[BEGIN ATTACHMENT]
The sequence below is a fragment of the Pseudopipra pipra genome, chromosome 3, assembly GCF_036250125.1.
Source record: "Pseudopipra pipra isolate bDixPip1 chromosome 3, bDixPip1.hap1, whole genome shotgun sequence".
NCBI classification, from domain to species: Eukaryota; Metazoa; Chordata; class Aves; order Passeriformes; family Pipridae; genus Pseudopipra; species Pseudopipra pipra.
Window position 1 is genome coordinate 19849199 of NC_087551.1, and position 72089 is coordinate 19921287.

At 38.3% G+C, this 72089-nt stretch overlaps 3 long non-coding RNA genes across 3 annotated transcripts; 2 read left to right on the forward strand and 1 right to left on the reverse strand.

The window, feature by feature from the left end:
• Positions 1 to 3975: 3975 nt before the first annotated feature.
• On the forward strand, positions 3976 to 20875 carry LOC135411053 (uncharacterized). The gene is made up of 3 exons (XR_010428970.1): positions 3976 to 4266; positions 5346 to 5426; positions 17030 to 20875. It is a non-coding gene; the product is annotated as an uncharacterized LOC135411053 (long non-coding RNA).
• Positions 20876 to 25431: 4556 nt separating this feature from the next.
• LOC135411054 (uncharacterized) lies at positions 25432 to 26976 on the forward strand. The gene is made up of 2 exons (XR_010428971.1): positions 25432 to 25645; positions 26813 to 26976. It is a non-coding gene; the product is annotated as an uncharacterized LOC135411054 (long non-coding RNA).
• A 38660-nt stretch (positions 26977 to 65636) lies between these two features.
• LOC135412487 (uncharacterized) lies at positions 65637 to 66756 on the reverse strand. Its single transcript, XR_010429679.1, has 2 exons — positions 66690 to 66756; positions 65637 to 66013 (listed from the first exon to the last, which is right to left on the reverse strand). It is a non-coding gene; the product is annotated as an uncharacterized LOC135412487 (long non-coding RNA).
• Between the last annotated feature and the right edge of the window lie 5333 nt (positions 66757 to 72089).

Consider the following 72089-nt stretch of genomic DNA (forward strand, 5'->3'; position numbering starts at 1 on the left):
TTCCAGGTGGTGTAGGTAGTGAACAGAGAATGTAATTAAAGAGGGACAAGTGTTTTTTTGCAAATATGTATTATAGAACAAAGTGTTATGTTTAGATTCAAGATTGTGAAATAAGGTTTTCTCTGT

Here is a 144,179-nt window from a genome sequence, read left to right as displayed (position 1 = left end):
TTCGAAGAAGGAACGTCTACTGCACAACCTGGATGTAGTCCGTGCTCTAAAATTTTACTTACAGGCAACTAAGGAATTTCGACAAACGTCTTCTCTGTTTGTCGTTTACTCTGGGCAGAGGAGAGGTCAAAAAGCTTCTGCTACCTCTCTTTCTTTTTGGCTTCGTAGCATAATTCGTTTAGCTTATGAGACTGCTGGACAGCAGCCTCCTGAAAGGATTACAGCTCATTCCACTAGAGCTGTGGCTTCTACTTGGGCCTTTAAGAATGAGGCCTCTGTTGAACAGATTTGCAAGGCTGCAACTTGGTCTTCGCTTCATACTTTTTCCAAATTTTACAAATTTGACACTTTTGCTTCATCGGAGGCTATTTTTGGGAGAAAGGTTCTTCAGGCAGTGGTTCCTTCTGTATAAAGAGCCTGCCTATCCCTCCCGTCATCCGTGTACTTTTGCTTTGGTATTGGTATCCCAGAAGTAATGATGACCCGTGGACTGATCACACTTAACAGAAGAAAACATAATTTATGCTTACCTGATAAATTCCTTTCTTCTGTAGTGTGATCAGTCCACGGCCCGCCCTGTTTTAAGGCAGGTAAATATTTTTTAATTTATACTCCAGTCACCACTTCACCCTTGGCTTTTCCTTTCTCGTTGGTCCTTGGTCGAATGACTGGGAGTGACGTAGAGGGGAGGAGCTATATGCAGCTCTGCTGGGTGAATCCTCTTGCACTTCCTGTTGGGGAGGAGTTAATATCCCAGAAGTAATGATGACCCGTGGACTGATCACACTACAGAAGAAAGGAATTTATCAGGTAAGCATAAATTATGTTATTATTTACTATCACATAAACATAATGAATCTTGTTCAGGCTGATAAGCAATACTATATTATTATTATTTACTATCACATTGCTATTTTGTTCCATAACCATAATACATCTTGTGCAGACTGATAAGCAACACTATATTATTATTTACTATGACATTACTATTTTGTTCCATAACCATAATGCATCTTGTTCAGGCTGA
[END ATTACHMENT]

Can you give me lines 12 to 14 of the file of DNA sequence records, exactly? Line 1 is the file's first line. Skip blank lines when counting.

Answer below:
• LOC135412487 (uncharacterized) lies at positions 65637 to 66756 on the reverse strand. Its single transcript, XR_010429679.1, has 2 exons — positions 66690 to 66756; positions 65637 to 66013 (listed from the first exon to the last, which is right to left on the reverse strand). It is a non-coding gene; the product is annotated as an uncharacterized LOC135412487 (long non-coding RNA).
• Between the last annotated feature and the right edge of the window lie 5333 nt (positions 66757 to 72089).

Consider the following 72089-nt stretch of genomic DNA (forward strand, 5'->3'; position numbering starts at 1 on the left):